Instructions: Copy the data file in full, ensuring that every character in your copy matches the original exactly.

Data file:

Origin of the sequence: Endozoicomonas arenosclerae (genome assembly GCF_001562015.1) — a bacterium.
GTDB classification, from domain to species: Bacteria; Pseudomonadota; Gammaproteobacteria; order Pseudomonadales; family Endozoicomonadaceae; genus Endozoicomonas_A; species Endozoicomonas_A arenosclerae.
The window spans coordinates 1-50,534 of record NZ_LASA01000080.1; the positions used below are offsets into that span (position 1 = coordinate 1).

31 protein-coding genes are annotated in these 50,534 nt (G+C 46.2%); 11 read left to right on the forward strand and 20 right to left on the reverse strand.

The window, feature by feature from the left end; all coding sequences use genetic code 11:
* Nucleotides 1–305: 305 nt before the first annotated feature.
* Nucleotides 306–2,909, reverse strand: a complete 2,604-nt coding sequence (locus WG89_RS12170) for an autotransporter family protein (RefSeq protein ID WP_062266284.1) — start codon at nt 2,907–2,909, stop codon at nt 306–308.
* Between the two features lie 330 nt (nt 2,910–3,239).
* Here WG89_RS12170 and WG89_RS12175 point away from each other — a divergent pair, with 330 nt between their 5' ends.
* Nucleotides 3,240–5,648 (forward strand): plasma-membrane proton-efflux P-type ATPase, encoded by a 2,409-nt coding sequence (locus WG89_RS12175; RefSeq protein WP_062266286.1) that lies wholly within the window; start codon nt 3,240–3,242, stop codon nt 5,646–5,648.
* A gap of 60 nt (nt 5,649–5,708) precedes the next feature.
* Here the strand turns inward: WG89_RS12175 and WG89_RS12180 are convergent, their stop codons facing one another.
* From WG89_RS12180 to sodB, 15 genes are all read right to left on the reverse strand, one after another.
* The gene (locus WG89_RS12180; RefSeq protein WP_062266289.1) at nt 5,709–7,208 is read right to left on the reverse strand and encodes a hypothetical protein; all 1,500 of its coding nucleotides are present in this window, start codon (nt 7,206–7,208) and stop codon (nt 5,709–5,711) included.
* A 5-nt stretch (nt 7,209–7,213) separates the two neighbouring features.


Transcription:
Origin of the sequence: Endozoicomonas arenosclerae (genome assembly GCF_001562015.1) — a bacterium.
GTDB classification, from domain to species: Bacteria; Pseudomonadota; Gammaproteobacteria; order Pseudomonadales; family Endozoicomonadaceae; genus Endozoicomonas_A; species Endozoicomonas_A arenosclerae.
The window spans coordinates 1-50,534 of record NZ_LASA01000080.1; the positions used below are offsets into that span (position 1 = coordinate 1).

31 protein-coding genes are annotated in these 50,534 nt (G+C 46.2%); 11 read left to right on the forward strand and 20 right to left on the reverse strand.

The window, feature by feature from the left end; all coding sequences use genetic code 11:
* Nucleotides 1–305: 305 nt before the first annotated feature.
* Nucleotides 306–2,909, reverse strand: a complete 2,604-nt coding sequence (locus WG89_RS12170) for an autotransporter family protein (RefSeq protein ID WP_062266284.1) — start codon at nt 2,907–2,909, stop codon at nt 306–308.
* Between the two features lie 330 nt (nt 2,910–3,239).
* Here WG89_RS12170 and WG89_RS12175 point away from each other — a divergent pair, with 330 nt between their 5' ends.
* Nucleotides 3,240–5,648 (forward strand): plasma-membrane proton-efflux P-type ATPase, encoded by a 2,409-nt coding sequence (locus WG89_RS12175; RefSeq protein WP_062266286.1) that lies wholly within the window; start codon nt 3,240–3,242, stop codon nt 5,646–5,648.
* A gap of 60 nt (nt 5,649–5,708) precedes the next feature.
* Here the strand turns inward: WG89_RS12175 and WG89_RS12180 are convergent, their stop codons facing one another.
* From WG89_RS12180 to sodB, 15 genes are all read right to left on the reverse strand, one after another.
* The gene (locus WG89_RS12180; RefSeq protein WP_062266289.1) at nt 5,709–7,208 is read right to left on the reverse strand and encodes a hypothetical protein; all 1,500 of its coding nucleotides are present in this window, start codon (nt 7,206–7,208) and stop codon (nt 5,709–5,711) included.
* A 5-nt stretch (nt 7,209–7,213) separates the two neighbouring features.